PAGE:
Tribute to the late Hon. Ambassador Dr. Richard L. Bernal, O.J.
By Ambassador Curtis A. Ward
(09 January 2023) –– Jamaica and the Caribbean, indeed the international community, lost a human being who was a superlative diplomat, an exceptional economist, a skilled writer and impactful author, and a great friend of the Jamaican diaspora community across the United States. His laser focus on Jamaican and Caribbean development led me to collaborate with him on several issues.
I met Dr. Richard Bernal in the early 1990’s during preparation for the election of the Most Hon. P. J. Patterson when I went to Jamaica to support the campaign. Richard was among a small group of economists advising Mr. Patterson. Richard was by then a respected economist and many who are familiar with his work over the years will agree he grew into one of the most respected economists in Jamaica and the Caribbean, as well as internationally. He became the go-to person if one needed the views and opinions of a well-qualified development economist on issues related to Jamaica and the Caribbean.
When Dr. Bernal was appointed ambassador to Washington, and having heard I was about to visit Jamaica, he called and asked if I could meet with him and brief him on the Washington political landscape. We met in downtown Kingston and I laid out for him the dynamics in Washington, how to navigate the political environment, and how to avoid pitfalls that usually befall inexperienced diplomats.
When Ambassador Bernal took up his new post, he hit the ground running and never looked back. He infused new energy and proactive actions within the Caribbean diplomatic corps. His masterful leadership during his tenure has often been referred to by his former diplomatic colleagues. As one of his former colleagues attested, Ambassador Bernal was always well prepared. He was impactful as he effectively advanced the interests of Jamaica and the Caribbean in the milieu of Washington’s evolving political landscape.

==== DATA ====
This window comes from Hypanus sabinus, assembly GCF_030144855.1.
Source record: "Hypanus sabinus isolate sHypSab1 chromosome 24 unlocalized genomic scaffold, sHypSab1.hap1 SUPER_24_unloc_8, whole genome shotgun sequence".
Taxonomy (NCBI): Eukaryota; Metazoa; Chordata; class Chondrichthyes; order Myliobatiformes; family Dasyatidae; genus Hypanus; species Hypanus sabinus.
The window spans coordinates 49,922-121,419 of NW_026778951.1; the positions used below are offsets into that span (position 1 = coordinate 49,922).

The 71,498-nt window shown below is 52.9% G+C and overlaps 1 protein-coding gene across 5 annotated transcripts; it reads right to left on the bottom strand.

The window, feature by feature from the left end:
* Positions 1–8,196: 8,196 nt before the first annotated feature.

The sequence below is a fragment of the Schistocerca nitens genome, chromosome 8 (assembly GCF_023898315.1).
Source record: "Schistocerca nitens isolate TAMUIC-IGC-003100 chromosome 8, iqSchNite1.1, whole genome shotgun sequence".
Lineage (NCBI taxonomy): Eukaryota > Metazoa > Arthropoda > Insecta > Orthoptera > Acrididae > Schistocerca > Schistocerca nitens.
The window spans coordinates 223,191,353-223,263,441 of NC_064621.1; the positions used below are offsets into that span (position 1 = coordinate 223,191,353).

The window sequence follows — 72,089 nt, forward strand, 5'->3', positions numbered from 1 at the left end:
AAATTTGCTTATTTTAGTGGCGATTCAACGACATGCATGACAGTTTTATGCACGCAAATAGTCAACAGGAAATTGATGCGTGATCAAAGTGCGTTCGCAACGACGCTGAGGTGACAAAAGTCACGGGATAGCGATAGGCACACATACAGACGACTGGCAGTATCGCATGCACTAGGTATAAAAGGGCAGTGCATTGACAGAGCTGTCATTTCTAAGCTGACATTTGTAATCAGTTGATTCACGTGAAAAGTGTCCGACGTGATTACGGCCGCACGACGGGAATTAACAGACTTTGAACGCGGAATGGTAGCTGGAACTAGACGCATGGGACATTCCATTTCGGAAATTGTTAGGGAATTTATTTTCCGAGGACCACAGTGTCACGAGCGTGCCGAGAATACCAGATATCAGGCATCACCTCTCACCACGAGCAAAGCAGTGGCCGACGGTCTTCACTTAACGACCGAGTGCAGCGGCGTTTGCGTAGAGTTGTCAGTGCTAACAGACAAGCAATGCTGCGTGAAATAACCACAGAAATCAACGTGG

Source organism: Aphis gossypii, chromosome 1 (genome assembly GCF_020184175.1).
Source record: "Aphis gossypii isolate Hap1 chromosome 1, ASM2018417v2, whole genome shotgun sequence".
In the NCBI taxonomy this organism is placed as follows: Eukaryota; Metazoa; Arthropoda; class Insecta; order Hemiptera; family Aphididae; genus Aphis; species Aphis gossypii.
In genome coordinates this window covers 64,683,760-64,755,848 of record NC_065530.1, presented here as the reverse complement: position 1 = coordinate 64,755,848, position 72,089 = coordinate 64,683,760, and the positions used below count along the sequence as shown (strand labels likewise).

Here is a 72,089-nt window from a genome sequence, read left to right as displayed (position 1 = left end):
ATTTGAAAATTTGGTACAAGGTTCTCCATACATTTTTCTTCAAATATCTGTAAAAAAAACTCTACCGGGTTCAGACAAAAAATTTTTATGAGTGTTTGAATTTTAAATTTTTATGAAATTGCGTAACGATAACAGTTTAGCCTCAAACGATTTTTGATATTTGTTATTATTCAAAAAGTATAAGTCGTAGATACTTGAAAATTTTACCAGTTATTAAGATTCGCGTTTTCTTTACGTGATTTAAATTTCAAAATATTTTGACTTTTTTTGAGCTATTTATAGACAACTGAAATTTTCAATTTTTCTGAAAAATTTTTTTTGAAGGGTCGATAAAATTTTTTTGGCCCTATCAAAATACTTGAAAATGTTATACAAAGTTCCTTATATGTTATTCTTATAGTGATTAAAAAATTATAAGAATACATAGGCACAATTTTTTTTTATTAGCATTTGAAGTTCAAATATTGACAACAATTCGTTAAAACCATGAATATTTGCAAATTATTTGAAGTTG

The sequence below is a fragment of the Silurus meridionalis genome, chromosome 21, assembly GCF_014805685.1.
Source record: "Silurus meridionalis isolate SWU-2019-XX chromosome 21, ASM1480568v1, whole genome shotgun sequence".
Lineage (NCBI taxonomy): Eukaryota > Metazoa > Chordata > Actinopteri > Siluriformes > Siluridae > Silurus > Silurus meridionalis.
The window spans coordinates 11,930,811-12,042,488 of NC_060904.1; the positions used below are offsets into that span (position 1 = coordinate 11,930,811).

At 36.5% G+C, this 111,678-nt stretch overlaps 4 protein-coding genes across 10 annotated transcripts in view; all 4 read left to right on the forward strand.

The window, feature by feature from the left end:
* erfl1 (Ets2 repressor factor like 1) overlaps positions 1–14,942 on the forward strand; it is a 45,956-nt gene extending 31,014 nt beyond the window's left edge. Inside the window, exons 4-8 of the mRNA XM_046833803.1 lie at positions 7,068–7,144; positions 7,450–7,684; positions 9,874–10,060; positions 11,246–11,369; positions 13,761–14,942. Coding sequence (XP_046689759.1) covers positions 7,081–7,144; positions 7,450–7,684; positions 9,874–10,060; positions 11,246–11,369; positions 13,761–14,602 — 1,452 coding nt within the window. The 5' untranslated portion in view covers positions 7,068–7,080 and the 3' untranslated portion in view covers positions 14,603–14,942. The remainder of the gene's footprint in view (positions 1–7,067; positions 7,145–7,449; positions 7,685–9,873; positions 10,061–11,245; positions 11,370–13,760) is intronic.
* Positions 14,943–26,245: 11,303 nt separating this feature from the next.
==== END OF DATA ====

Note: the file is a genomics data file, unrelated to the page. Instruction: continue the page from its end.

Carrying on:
I had the distinct pleasure of having a cooperative and friendly relationship with Ambassador Bernal throughout his tenure as Jamaica’s top diplomat in Washington and during the time he spent at the Inter-American Development Bank as Caribbean Director. We collaborated on several initiatives to benefit Jamaica and the Caribbean. There are two I will highlight as I pay tribute to a Jamaican ambassador who always recognized the value of the Jamaican diaspora to his work and to Jamaica’s development as a nation.
The first was the Chiquita banana issue. I was reminded of this when Ambassador Bernal was writing one of his most recent books. He sent me the draft of a couple chapters and asked my input in verifying the important role members of the Jamaican community in Washington played in this effort. Specifically, our group, the National Coalition on Caribbean Affairs, which in addition to myself, included the late Leopold Edwards, the late Dr. Alston Meade, and Dr. Ransford Palmer, a Howard University economics professor, as we created history with our interventions with the U.S. State Department and the National Security Council making the case for the Caribbean in opposition to Chiquita, the banana exporting behemoth which threatened Caribbean banana exports to Europe. We met, as needed, with Ambassador Bernal to exchange briefs on the latest efforts by Caribbean governments and Caribbean banana producers, and by our group to ensure synergy and oneness of purpose. He also facilitated briefs by others who were integrally involved on the side of the Caribbean.